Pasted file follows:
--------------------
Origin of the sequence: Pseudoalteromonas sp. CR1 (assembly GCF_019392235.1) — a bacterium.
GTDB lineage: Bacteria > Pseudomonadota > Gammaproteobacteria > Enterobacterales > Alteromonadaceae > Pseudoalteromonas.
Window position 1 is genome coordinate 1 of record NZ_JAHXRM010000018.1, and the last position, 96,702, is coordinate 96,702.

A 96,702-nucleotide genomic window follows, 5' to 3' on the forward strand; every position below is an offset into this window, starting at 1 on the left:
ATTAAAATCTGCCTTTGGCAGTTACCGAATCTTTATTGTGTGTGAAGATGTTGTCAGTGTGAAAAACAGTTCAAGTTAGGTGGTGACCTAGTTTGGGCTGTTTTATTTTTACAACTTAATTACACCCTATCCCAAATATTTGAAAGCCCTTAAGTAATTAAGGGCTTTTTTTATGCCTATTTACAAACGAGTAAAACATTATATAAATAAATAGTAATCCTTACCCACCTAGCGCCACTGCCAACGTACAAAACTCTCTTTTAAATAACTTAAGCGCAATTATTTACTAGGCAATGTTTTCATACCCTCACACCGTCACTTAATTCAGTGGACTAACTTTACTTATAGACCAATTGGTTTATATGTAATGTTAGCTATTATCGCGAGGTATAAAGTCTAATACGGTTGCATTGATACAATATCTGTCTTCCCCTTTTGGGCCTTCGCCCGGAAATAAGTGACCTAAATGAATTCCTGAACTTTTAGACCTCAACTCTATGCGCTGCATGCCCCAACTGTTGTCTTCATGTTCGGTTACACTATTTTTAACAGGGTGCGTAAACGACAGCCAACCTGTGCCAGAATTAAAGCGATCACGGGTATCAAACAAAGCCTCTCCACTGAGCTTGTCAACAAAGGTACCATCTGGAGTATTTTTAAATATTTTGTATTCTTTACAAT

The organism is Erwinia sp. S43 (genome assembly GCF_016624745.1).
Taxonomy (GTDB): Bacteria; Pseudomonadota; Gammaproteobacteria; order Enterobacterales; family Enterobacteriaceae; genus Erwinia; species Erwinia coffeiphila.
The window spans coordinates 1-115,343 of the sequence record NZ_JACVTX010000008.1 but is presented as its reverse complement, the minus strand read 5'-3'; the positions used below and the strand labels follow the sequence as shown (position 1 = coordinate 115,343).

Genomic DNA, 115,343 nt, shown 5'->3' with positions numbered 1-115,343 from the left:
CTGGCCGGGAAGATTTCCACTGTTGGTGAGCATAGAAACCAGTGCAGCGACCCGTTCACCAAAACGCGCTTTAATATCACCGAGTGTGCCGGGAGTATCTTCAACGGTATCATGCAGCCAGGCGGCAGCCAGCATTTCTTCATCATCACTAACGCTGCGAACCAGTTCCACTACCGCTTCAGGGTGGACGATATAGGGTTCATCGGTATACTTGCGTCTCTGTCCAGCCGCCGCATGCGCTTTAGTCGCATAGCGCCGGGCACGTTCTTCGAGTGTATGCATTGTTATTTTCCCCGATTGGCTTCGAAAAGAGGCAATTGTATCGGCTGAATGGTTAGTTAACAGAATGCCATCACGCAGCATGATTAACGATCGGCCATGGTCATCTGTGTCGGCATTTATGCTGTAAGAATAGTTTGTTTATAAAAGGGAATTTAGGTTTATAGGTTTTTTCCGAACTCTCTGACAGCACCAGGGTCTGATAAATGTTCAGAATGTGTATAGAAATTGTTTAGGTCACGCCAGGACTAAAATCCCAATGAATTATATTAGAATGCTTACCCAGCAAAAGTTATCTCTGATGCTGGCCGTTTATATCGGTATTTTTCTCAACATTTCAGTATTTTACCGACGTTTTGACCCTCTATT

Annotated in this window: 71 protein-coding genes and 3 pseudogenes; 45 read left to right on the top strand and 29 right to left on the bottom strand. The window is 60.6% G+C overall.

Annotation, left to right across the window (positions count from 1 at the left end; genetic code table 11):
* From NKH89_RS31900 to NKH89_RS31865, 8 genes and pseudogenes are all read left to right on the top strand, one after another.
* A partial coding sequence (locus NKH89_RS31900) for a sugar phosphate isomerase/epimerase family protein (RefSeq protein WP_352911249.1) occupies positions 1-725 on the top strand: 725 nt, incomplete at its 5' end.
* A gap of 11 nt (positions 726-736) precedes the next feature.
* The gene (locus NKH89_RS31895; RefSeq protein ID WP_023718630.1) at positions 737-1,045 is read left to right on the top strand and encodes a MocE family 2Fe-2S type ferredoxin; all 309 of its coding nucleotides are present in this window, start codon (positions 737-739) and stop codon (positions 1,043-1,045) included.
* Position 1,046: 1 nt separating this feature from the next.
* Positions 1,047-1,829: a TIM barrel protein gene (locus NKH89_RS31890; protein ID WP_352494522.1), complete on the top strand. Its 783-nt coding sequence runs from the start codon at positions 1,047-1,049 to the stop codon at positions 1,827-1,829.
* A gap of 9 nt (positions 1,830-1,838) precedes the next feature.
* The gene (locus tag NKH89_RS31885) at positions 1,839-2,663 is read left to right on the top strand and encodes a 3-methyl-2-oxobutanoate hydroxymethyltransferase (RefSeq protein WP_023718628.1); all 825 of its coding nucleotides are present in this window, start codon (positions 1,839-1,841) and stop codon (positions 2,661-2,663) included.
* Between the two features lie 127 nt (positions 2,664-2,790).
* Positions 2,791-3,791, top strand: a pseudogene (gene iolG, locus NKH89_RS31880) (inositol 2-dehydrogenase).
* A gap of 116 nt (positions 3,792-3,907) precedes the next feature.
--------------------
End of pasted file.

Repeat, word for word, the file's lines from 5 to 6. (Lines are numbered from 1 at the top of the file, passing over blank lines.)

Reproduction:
ATTAAAATCTGCCTTTGGCAGTTACCGAATCTTTATTGTGTGTGAAGATGTTGTCAGTGTGAAAAACAGTTCAAGTTAGGTGGTGACCTAGTTTGGGCTGTTTTATTTTTACAACTTAATTACACCCTATCCCAAATATTTGAAAGCCCTTAAGTAATTAAGGGCTTTTTTTATGCCTATTTACAAACGAGTAAAACATTATATAAATAAATAGTAATCCTTACCCACCTAGCGCCACTGCCAACGTACAAAACTCTCTTTTAAATAACTTAAGCGCAATTATTTACTAGGCAATGTTTTCATACCCTCACACCGTCACTTAATTCAGTGGACTAACTTTACTTATAGACCAATTGGTTTATATGTAATGTTAGCTATTATCGCGAGGTATAAAGTCTAATACGGTTGCATTGATACAATATCTGTCTTCCCCTTTTGGGCCTTCGCCCGGAAATAAGTGACCTAAATGAATTCCTGAACTTTTAGACCTCAACTCTATGCGCTGCATGCCCCAACTGTTGTCTTCATGTTCGGTTACACTATTTTTAACAGGGTGCGTAAACGACAGCCAACCTGTGCCAGAATTAAAGCGATCACGGGTATCAAACAAAGCCTCTCCACTGAGCTTGTCAACAAAGGTACCATCTGGAGTATTTTTAAATATTTTGTATTCTTTACAAT

The organism is Erwinia sp. S43 (genome assembly GCF_016624745.1).